i will write more about the grad school hunt soon, but the other thing i’ve been meaning to write about (and i’m writing this perched on the top bunk of our room at the st. augustine pirate hostel and we might leave soon, so it will be short) is the odd ways that coming out has become harder in the past 2 years.

when you are… standardly?… queer– gay, lesbian– there’s the grueling heartwrenching coming out process for sure, but then, once you are there, you can come out to everyone you meet by saying, “my boyfriend” or “my girlfriend.”  unless you don’t have one, but you can say something about your ex-bf or ex-gf or the people you are interested in who society sees as the same as you.

as a trans person, i went through the lesbian coming out, then the trans coming out…  and now i’m OUT.  i’m living my life the way i want to live it and everything’s great!  most people i come across don’t even know.  i still get ma’amed on the phone and things like that, but as soon as i’m out of a gay neighborhood, everyone just reads me as a guy.  which is totally awesome.

except that that’s not all that i am.  since t and i are having a baby soon, we are working with lots of laws for queer folk and dealing with lawyers and court dates and all sorts of things.  and i don’t want to keep it A Secret but it’s a whole different kind of information.

it was always about the present and the future.  “i like these people.  i want to date these people.  this is who i am inside and i want to be that.”  now it’s more about the past.  “this is who i was.”  and when i tell people about it, it seems like in a lot of ways i’m just telling them about what’s in my pants.  being trans is about so much more than that, but i don’t know how to start the conversation, because it feels like awkward over-sharing.  it feels as essential to my being and as awkward to tell as the way my dad died.  and i don’t like that.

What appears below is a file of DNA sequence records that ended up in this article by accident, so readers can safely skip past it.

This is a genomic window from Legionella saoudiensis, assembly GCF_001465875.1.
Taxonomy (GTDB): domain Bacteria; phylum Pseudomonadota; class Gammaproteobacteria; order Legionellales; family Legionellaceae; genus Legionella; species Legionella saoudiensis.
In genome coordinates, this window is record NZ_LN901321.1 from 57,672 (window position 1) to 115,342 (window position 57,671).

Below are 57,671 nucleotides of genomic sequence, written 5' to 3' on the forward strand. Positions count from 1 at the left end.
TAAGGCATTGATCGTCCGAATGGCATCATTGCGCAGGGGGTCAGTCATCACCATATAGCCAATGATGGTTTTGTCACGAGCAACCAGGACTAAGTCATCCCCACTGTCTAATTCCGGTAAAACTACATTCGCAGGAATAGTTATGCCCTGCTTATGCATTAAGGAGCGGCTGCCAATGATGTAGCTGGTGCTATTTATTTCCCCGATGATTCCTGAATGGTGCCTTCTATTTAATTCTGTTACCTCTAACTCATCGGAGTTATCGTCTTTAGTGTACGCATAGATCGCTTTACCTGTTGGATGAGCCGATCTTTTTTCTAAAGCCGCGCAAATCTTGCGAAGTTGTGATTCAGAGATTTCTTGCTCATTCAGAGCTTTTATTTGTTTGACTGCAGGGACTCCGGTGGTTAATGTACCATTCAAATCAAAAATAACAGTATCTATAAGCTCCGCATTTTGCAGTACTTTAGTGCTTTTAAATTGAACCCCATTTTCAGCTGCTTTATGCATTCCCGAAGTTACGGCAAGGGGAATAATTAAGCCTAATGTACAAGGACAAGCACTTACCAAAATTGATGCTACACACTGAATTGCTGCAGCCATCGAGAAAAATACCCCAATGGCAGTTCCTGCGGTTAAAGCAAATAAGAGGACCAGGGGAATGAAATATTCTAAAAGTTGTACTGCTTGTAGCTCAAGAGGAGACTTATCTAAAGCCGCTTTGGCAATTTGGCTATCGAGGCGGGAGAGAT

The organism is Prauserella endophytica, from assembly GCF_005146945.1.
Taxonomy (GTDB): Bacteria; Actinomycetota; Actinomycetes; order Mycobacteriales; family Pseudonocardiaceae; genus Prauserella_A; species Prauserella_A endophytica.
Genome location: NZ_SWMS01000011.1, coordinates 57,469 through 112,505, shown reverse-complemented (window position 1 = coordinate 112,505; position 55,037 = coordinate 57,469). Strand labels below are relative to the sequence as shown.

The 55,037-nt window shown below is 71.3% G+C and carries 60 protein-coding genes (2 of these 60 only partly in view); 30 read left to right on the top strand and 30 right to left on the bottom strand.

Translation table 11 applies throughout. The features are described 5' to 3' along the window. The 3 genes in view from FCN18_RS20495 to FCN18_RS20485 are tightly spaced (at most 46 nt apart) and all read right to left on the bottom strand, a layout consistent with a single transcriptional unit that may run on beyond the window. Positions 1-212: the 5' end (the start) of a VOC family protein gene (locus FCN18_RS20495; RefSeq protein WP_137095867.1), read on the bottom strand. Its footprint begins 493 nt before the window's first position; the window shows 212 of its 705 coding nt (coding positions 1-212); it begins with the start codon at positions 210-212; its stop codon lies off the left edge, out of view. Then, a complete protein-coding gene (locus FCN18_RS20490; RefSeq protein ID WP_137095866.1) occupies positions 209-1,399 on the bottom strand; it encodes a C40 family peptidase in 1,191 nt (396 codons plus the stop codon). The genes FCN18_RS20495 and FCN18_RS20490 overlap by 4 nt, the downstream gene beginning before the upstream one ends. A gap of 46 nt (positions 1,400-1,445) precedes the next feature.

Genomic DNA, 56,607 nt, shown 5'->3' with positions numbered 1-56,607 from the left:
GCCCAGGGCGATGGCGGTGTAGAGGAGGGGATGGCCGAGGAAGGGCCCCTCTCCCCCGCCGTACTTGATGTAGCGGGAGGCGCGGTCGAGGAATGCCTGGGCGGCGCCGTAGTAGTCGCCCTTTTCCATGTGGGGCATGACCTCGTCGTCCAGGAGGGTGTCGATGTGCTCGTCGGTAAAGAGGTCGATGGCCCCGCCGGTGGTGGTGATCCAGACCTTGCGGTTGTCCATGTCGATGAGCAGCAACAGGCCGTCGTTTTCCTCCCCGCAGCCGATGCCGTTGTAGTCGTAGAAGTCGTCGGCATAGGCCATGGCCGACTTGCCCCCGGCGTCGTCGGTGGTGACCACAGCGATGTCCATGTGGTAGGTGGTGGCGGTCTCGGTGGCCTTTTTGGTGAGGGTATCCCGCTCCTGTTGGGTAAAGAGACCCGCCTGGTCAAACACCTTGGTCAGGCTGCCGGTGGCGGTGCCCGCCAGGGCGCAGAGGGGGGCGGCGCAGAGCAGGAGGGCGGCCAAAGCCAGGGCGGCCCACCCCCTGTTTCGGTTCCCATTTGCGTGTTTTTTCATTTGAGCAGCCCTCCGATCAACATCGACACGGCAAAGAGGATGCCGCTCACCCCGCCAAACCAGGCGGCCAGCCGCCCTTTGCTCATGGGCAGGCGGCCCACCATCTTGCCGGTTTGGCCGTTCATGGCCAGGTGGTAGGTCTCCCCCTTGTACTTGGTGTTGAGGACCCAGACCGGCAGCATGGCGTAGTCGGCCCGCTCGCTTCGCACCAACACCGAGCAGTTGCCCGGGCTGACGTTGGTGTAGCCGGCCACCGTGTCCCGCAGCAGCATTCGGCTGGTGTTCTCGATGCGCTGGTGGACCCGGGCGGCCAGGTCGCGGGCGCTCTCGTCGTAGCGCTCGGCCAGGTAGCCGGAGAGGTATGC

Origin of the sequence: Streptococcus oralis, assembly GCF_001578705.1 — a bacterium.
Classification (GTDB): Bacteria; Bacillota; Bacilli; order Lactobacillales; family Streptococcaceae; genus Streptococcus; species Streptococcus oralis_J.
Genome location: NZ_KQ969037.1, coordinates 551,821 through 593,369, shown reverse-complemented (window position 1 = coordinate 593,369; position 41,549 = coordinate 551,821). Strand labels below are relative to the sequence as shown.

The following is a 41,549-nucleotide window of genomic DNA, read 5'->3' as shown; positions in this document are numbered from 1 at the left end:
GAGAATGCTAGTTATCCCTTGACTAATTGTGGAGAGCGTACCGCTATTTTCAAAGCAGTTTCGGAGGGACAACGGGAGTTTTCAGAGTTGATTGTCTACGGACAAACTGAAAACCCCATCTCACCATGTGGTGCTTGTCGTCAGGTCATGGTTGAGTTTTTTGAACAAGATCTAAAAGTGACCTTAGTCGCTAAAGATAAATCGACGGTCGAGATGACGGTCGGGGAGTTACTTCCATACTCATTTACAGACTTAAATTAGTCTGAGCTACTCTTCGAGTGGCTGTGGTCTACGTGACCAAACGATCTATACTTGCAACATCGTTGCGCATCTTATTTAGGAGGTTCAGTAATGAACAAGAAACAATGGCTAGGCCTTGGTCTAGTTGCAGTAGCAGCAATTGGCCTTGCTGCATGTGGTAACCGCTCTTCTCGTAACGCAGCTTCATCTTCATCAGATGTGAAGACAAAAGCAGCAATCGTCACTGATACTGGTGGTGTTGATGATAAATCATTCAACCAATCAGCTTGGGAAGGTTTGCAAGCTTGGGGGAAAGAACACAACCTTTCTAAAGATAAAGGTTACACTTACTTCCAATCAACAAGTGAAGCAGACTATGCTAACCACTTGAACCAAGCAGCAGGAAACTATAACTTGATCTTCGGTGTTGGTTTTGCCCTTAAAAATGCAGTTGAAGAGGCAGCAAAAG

Published in: on 6 July, 2012 at 4:13 am  Comments (2)  

confessions of a professional grad school applicant, pt. 1

2 out of 10 or 11 schools have been visited and now i have a weekend to rest, reflect, and spend time with friends and family before i visit 2 more on monday.  so many adventures have already been had and we only left the bay area on tuesday.

the school year closed on June 15.  June 18 was a teacher work day.  June 19-21, t & i went to art trainings sponsored by the school district.  while t was learning about a whole year’s worth of art curriculum, i was off learning <a href=”http://selfassuperhero.com/students.html”>how to turn myself and my students into superheroes</a>, through a workshop run by the <a href=”http://www.ahc-oakland.org/index.html”>attitudinal healing connection</a>, one of the many fun activities i’ve participated in in the bay area that makes me vaguely concerned i’m joining a cult.  but the workshop was fantastic and i had a great time and am excited about how to use all of that in the classroom.  and i mean, it’s rare that i get to spend 3 days making art.

friday…  we did more things, i don’t remember…  saturday and sunday were about packing and socializing, and then monday was crunch time.  a lawyer appointment (student loans are already separate when you get married and war tax resistance debt is illegal so it can’t be covered in a pre-nup anyway, so we don’t have to get a pre-nup, thank you <a href=”http://www.milesfamilylaw.com/about.html”>dylan miles</a>), a gps purchase, an oil change, shoe exchanging, prescription pick-up, and a car drop-off all meant for a busy day and very little sleep because there was still cleaning, sorting, laundry, and packing to do.  and a bag of split peas to spill all over the floor because that’s just fun at 1 in the morning.

tuesday morning, i got up and biked as fast as i could to the vet to pick up secret’s thyroid pills and then back home.  then i walked as fast as i could to the pet food store to get cat food and litter but it wasn’t open yet so i walked back.  i finished up the laundry and other bits of things, and then went back to the pet food store, ran home, stocked up the cat food, and changed the litter box.  we dashed to our flight, and after t and i stood around waiting for them to find a female security guard to frisk t because she didn’t want to radiate the baby, we finally made it to our flight just as they were calling our name on the intercom.  this was particularly tragic because we hadn’t refilled our water bottles or gotten extra food for the pregnant lady.  but we made it onto the flight, hurray.